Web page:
The Best and Worst Stock and Option Trading APIs

In my quest to program and build my own trading system, I have discovered a lot of conflicting information on the “Internets” about trading APIs and stock and option price quotes.  In the past, I posted on HN news about some of my findings, only to get some great new insights. One thing I can’t find is a simple location for all trading APIs and I have stumble along some rabbit holes when dealing with the APIs, trying to see what works and what is no longer supported. With that said, I will will be launching a General information Git Repository, to hopefully provide links to SDK for trading API and price quote APIs, Etc. I will obviously do pull requests, but my opinions and finding on certain trading systems will be detailed below and on this site.

Finally, having built successful trading systems and algorithms, some of my work can be found here. I’m available for hire at Upwork or via email.

The repo can be found here.

Ally Financial (used to be Trade King api):

Pro: Open an account with as little as $50

  • Access to real time stock quotes and option chainss
  • Simple REST api calls, takes 5 minutes to get up and running.
  • Support email is responsive.
  • Documentataion is simple and concise.
  • Oauth2

Cons:

  • no paper trading account
  • no historical quotes
  • actually trading a stock or options is documented poorly

eTrade

Etrade has and an API, it doesn’t seem to be very well supported. Meaning it came out in I think 2012 and it hasnt been updated recentley (like the last few years).

Pros:

Sand box environment: I only made it to the sand box. Which really isn’t a test/development environment. It’s an environment that no matter what stock price you query it will return quotes for Apple, Google or Microsoft. This really isn’t a true testing environment.

  • SDK available

Cons:

  • Can take weeks to set up and become operational
  • Very little support from eTrade
  • documentation is clearly outdated
  • Very little documentation on Stackoverflow or google searchs

TD Ameritrade:

TD Ameritrade does infact have an brand new API, it seems to be a stealth launch.

Pro:

  • Documentation is pretty good, not great.
  • TD ameritrate has the best trading platform, which would be the Think or Swim (TOS) desktop application.
  • Can create API calls on the website.
  • Email support is responsive

Cons:

  • Still in soft launch phase
  • documentation is not complete, spelling mistakes, inconsistent.
  • No paper trading account.

Interactive Brokers:

Pro:

  • Probably the best API.
  • Recommend IB_insync wrapper, well supported with a large community.
  • Offers historical quotes so you don’t have to rely on Yahoo
  • Options, FX, Bonds, Stocks
  • There are infinite amount of ways to trade
  • Live Trading & paper trading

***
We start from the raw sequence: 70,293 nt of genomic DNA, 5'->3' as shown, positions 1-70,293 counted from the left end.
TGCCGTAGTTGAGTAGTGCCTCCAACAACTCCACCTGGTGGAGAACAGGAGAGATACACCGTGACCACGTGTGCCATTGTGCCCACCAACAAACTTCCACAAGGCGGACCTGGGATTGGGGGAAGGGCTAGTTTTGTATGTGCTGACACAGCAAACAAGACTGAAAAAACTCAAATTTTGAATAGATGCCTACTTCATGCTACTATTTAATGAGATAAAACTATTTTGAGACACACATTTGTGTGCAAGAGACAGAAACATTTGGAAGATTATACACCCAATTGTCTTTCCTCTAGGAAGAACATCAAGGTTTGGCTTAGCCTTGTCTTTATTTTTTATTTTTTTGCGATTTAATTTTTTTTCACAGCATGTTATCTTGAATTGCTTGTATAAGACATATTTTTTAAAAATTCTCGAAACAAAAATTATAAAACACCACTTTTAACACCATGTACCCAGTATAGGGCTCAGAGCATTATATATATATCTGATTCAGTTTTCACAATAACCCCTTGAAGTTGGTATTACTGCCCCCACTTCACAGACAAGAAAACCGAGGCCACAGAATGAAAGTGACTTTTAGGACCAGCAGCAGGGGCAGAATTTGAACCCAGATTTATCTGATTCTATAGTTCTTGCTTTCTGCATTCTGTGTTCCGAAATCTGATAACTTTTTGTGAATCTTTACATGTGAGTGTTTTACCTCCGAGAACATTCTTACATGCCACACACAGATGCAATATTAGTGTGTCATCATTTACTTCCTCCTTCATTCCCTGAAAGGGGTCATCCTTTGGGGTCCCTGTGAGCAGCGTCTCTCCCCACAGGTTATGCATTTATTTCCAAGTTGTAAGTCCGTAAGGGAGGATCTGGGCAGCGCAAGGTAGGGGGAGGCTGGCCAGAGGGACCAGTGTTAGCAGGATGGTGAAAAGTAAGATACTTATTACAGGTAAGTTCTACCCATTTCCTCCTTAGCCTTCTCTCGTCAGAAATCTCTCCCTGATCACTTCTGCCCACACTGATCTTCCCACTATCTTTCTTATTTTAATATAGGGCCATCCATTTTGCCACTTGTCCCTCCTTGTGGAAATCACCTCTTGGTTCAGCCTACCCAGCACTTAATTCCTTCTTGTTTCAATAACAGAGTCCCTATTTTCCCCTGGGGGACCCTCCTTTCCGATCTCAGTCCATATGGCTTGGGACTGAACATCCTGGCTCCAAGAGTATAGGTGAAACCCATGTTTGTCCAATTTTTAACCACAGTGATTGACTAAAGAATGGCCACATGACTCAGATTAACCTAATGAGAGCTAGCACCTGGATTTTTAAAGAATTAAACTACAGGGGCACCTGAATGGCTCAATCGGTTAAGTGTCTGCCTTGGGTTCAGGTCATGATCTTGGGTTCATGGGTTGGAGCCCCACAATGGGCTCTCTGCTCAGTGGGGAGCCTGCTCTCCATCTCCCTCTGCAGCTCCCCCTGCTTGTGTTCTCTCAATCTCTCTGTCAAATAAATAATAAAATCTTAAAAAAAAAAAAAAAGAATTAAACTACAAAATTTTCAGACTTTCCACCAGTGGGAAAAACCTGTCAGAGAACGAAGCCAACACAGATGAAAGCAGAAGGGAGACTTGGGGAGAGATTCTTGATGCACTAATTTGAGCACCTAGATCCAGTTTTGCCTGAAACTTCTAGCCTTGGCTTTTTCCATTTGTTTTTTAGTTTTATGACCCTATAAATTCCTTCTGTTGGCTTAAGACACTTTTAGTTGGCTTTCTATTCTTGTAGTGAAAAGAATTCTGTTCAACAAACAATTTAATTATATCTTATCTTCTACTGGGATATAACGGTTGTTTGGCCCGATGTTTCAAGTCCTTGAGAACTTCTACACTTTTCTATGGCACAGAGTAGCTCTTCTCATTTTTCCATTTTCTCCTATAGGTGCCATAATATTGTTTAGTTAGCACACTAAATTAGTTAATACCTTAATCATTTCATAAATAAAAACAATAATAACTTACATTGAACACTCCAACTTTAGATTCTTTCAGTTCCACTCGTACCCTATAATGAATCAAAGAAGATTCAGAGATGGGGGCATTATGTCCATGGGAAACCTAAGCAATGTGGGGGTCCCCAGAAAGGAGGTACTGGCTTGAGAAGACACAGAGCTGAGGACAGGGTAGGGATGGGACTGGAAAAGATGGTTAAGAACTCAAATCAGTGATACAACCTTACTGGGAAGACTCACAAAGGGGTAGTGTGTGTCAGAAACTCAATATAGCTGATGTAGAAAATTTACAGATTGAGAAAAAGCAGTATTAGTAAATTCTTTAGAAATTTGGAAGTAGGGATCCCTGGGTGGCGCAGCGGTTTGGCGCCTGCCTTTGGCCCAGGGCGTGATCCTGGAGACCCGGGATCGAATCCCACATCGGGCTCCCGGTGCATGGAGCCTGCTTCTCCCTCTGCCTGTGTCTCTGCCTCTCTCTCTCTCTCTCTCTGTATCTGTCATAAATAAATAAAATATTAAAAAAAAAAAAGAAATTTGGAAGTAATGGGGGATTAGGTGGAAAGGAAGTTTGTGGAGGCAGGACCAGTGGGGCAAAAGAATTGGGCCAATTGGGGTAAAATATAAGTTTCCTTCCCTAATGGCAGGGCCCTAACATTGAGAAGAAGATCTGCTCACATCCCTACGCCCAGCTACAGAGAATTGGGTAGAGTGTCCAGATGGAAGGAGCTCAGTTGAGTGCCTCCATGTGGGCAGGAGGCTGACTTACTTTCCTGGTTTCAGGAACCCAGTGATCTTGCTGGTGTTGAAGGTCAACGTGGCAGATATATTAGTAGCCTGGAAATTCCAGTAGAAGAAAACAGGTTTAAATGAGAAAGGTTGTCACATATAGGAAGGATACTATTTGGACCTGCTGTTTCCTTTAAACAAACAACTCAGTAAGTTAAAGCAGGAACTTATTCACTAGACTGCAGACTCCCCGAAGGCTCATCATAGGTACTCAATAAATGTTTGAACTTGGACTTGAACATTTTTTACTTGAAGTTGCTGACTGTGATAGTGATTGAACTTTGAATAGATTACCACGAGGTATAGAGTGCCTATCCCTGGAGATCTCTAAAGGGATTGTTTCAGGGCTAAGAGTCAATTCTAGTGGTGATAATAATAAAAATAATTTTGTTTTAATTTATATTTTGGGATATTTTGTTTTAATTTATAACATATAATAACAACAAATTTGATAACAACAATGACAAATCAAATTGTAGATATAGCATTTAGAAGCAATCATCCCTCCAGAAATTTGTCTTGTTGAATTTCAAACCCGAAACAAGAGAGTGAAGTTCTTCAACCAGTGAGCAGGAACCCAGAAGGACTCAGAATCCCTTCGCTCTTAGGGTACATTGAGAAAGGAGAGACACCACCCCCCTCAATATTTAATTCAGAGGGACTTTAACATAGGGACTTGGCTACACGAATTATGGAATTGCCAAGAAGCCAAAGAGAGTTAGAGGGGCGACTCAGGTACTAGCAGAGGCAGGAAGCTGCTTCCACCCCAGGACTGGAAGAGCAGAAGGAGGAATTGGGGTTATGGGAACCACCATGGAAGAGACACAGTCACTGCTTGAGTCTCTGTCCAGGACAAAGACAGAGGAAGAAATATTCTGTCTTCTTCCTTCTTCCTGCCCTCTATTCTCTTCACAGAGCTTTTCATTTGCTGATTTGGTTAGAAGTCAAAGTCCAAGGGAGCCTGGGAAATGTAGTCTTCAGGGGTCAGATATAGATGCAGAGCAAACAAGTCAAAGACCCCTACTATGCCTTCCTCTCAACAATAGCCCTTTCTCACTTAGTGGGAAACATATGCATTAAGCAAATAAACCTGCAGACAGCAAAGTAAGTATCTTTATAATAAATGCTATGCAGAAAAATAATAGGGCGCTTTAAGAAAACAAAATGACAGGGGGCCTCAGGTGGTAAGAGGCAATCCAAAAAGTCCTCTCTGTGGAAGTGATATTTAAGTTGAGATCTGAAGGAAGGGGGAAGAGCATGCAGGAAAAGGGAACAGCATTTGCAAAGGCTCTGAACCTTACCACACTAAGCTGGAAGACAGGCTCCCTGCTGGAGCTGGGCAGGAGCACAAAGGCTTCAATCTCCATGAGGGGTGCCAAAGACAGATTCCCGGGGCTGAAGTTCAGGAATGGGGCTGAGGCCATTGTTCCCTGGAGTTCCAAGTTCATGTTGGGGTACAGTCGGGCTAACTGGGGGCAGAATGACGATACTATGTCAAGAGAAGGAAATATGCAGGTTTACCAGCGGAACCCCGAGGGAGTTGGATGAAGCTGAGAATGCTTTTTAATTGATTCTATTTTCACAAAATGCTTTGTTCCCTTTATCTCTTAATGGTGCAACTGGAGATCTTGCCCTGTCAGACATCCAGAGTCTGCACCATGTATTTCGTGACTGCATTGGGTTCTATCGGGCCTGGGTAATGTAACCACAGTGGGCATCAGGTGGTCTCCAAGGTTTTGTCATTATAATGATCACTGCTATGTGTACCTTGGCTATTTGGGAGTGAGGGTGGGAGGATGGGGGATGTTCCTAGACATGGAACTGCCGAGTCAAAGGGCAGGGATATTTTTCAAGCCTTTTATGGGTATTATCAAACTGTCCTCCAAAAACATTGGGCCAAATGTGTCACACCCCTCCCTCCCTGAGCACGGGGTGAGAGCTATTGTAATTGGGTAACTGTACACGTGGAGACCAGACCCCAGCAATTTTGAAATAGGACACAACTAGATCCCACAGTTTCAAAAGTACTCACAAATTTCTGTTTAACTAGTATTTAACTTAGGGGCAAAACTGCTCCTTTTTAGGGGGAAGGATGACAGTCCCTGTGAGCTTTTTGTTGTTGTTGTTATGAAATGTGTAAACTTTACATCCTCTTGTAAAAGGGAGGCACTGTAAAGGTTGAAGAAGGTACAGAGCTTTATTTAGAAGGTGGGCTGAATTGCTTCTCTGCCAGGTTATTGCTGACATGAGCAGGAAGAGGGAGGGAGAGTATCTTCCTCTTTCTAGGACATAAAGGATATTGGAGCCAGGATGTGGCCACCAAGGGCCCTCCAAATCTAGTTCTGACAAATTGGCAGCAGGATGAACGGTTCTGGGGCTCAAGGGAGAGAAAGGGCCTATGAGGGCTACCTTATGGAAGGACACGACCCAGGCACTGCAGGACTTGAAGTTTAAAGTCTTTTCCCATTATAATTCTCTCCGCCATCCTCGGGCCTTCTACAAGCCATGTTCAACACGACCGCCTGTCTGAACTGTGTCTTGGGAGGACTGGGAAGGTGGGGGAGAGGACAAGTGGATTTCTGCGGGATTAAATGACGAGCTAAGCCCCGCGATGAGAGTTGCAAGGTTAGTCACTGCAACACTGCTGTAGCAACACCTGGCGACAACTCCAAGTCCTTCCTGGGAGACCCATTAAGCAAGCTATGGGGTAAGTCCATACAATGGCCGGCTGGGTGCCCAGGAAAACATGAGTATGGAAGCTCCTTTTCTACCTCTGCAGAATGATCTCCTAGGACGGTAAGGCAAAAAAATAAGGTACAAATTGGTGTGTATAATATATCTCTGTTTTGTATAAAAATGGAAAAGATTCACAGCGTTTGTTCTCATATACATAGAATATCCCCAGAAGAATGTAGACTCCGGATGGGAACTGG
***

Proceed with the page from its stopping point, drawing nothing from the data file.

Cons:

  • At times overly complicated
  • Only works with Java, C++, Python, .NET (C#), C++, ActiveX, DDE
  • The Trader Work Station, which is not required, is grossly outdated and cumbersome.

ThinkorSwim on Ubuntu 15.04

I wrote a blog post about TOS, Ubuntu and 14.04 and based on traffic, there appears to be serious need for this issue. I have since upgraded to 15.04 and will probably upgrade to 15.10 here a few weeks.

Unfortunately, when I upgraded to 15.04, I’m no longer able to log into TOS. Has anybody had any success with 15.04 and TOS? If so please post a link in the comments and I will try do a write so everybody can figure this out, since Front running, Non Linux supporting TD Ameritrade has no interest in support there product.

ThinkorSwim on Ubuntu 14.04

It is clear that the TOS support desk is worthless when it comes linux and have no desire to work with any linux user. (I have emailed them twice with no response. Also there documentation still references ubuntu 12.10)

For those of us that have seen the future (but not everybody else has yet.) Here is a quick way to install TOS on to 14.04.

Assuming you have loaded

cd ~
cd Downloads
sudo sh ./thinkorswim_installer.sh

When the wizard comes up be sure to install into the following directory: /usr/local/bin “/thinkorswim” The wizard will add the tos folder. Also the wizard will open TOS for you and it should work. The problems that people seem to be having it is opening the application again. I had placed it in /opt and when I went to open it again it would hang on updates. With this method I just cd into /usr/local/bin/thinkorswim and then sudo sh ./thinkorswim

Obviously this isn’t perfect, but its up and running. As mentioned before TOS / TDameritrade doesn’t really care to much about linux users. (They are to busy front running your trades.)  But maybe this will help someone. The full thread can be found here.